It’s thought that acne may affect women and men in different ways. Though this skin problem both in men and women are closely associated with hormonal changes, but the impact of hormonal fluctuation is probably grater in in women than in men.
In fact, women have more episodes of hormonal changes than men, such as during pregnancy and days of menstruation. How about irregular periods?
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Many women (especially those with acne-prone skin) experience premenstrual acne flare-ups about a week before the onset of their period.
About 63 percent of women with acne-prone skin experience acne flare-ups in the days prior to their period and during menstruation – according to a report published in the Archives of Dermatology.
As well we know, the average length of menstrual period is about 28 days. And your hormones fluctuate through this!
In the end of your menstrual bleeding, your estrogen will increase higher than your progesterone. Then the progesterone will be the predominant hormone in the next of second half of your menstrual cycle.
And eventually, once you begin to bleed in the first day of your menstruation, these hormones decreases to the lowest level. But meanwhile, your testosterone (a kind of hormone that often associated with male hormone) keeps on its constant level all month.
So, now you know clearly that there are some hormonal changes. The hormones that shifts for almost every month (particularly true if you have regular periods) can do all sorts of things in your skin.
When it comes to acne flare-ups, the production of sebum is more likely to increase higher than normal when you have imbalance hormones. The higher levels of male testosterone hormone before and during menstruation can make the problem get worse. More testosterone without the balance of other hormones provokes the production of more sebum.
Sebum is a natural oil in the skin. It has some crucial functions to help improve the health of your skin.
For instances, it has contribution to manage the balance of pH and humidity of the skin – it can act as a lubricant. So it is crucial to help maintain the elasticity of the skin. But when it is produced too over, this increases your chance of developing breakouts.
Too much sebum would put you at greater chance of having more clogged opening pores. Once the opening pore was clogged, acne forms.
It’s clear that the imbalance of hormones often has to do with acne flare-ups. And as mentioned before, changes of hormones occur before and during menstruation.
However, acne associated with menstrual period doesn’t go for all women. Though this issue is still not fully understood, experts believe that the excessive production of sebum may cause different effects from woman to woman.
Sometimes this may only cause a little effect. Furthermore, not all women have acne-prone skin.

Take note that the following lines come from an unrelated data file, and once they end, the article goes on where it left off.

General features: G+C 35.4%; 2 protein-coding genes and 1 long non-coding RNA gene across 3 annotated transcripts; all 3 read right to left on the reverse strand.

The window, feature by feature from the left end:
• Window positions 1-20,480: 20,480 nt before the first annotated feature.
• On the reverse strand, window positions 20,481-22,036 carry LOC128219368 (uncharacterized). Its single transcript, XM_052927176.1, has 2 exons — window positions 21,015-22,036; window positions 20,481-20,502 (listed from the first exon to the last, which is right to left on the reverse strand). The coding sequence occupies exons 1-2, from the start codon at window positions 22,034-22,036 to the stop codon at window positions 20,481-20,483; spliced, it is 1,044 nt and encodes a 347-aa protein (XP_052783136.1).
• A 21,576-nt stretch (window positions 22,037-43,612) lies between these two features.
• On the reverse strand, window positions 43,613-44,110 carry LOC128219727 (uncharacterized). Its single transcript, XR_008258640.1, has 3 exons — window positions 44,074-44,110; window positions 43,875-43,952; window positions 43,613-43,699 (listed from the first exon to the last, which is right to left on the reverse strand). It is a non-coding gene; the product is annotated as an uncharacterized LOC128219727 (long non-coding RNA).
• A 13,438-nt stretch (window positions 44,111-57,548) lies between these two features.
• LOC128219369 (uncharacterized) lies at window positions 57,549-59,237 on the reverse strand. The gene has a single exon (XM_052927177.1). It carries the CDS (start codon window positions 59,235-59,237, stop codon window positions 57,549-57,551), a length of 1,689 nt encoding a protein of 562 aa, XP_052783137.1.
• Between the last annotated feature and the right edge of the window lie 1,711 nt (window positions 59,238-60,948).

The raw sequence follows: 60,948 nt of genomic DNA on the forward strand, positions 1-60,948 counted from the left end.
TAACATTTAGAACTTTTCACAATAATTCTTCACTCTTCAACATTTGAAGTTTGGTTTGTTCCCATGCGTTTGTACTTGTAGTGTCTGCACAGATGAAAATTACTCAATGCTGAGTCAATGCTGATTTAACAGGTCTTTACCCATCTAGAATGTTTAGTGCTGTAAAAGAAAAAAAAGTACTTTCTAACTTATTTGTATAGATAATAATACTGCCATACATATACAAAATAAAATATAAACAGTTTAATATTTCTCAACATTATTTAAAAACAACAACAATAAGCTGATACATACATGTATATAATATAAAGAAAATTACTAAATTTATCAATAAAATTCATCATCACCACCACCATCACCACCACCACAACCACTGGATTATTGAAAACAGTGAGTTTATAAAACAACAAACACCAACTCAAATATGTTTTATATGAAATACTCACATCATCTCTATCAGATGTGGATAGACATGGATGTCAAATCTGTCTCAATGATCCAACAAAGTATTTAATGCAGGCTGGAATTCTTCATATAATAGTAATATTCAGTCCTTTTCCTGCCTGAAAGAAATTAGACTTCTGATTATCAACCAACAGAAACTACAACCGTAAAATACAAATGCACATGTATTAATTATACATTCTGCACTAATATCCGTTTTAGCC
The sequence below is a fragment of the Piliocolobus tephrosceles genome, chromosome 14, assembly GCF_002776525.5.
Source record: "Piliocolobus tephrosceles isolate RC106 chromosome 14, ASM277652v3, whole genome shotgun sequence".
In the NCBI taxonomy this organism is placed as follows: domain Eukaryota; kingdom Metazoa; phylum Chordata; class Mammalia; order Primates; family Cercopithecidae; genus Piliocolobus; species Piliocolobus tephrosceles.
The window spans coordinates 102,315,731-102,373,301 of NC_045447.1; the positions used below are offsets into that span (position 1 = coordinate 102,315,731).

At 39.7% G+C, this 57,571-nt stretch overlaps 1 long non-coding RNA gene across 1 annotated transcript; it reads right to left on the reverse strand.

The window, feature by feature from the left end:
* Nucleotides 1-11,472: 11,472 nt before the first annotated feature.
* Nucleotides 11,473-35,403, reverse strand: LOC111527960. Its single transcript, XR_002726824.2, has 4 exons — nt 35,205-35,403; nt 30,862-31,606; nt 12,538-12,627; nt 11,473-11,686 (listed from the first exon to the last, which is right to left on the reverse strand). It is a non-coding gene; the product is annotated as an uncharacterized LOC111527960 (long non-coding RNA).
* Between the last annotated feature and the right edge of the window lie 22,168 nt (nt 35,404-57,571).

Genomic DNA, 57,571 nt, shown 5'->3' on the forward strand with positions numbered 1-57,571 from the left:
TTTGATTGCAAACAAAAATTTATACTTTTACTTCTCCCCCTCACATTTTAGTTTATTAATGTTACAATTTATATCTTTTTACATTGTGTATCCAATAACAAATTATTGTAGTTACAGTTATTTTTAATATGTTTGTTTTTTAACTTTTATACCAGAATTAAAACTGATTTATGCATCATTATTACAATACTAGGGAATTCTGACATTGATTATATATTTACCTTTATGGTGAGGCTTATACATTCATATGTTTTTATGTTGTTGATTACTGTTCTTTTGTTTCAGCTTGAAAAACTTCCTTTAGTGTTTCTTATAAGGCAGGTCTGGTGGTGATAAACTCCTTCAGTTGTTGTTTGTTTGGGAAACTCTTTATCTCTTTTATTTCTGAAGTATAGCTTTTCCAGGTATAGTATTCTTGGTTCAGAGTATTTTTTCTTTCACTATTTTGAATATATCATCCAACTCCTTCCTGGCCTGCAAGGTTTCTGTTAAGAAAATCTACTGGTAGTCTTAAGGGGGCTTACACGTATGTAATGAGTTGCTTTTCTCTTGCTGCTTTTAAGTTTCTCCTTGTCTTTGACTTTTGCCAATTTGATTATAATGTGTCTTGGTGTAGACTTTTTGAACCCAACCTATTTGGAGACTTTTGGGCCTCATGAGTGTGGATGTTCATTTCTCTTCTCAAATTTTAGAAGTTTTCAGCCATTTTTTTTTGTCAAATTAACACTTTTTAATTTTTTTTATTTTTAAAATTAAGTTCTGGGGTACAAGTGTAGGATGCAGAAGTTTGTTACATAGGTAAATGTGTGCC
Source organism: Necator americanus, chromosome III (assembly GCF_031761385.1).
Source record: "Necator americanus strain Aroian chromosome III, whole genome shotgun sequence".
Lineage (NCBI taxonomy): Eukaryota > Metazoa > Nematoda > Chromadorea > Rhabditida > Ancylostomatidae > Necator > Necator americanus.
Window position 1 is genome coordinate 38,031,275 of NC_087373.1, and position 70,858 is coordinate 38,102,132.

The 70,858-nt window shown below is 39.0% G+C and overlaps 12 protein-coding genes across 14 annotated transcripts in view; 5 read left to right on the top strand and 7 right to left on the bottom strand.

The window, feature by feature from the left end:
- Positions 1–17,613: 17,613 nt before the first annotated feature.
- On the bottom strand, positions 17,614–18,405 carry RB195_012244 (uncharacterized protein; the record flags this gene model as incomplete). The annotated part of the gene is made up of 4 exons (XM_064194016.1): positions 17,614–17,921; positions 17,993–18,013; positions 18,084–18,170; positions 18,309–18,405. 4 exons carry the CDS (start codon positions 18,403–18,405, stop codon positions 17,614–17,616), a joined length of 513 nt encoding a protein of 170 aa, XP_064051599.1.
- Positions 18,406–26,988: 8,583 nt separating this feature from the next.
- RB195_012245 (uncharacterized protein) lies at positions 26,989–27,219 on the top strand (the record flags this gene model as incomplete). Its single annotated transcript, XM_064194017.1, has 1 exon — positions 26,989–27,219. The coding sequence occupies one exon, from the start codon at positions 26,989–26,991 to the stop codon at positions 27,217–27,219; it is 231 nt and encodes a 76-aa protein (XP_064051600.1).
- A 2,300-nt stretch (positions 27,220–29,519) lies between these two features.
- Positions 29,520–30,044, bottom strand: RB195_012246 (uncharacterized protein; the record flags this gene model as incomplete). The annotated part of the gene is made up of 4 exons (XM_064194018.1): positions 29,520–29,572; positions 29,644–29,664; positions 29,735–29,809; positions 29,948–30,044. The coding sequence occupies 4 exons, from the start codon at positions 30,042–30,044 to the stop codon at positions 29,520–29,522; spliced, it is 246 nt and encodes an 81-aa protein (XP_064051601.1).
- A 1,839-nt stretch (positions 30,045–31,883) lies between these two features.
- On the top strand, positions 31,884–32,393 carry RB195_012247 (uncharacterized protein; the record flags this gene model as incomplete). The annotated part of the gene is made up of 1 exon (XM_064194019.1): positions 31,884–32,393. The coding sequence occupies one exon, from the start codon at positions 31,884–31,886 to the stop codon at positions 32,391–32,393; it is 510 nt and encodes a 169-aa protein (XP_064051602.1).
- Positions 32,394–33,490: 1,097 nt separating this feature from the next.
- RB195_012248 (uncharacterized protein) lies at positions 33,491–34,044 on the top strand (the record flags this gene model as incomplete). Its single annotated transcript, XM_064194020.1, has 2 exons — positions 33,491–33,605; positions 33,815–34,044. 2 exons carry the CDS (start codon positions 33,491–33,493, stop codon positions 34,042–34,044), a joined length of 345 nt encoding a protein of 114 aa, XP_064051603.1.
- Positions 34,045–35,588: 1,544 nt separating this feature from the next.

The kind of your skin such as dry skin, oily skin, or normal skin may also have an effect. Your diet and environmental factors, for examples, also have a role.
It seems acne flare-ups have to do with a lot of things, and hormonal changes is only of them.
Both regular and irregular periods can cause hormonal imbalance so would have an effect on your risk of having acne. But there is opinion that irregular periods may have much more contribution. Is it a fact or only a myth?
Unfortunately, there is still no any scientific evidence to confirm this topic. Even theoretically, regular periods may have much more contribution.
Having regular period means you will experience more episodes of hormonal changes. For instance, if your cycle is every 28 days – this means you will experience hormonal changes almost every month if compared to the condition when your menstruation comes irregularly.
Fortunately, acne is commonly only associated with minor problem of the skin (it’s usually nothing more than a cosmetic issue.
But sometimes it may also point to a certain health problem (though again, this is much more unusual). Here are some health conditions that might factor into acne flare-ups:
- PCOS or polycystic ovarian syndrome! It is one of common endocrine disorders in women. The common symptoms of PCOS include weight gain without known reason, irregular cycles of menstruation and irregular ovulation. Sometimes the syndrome may also cause less common symptoms such as thinning hair and acne.
- In rare cases, acne might also have to do with congenital adrenal hyperplasia (a kind of hormonal disorder).
There is nothing you can do to change the fact that your hormones and acne are linked!
However, we also have plenty of options to reduce the risk of having acne flare-ups before /during menstruation – and if they do occur, you can make them less severe (mild)!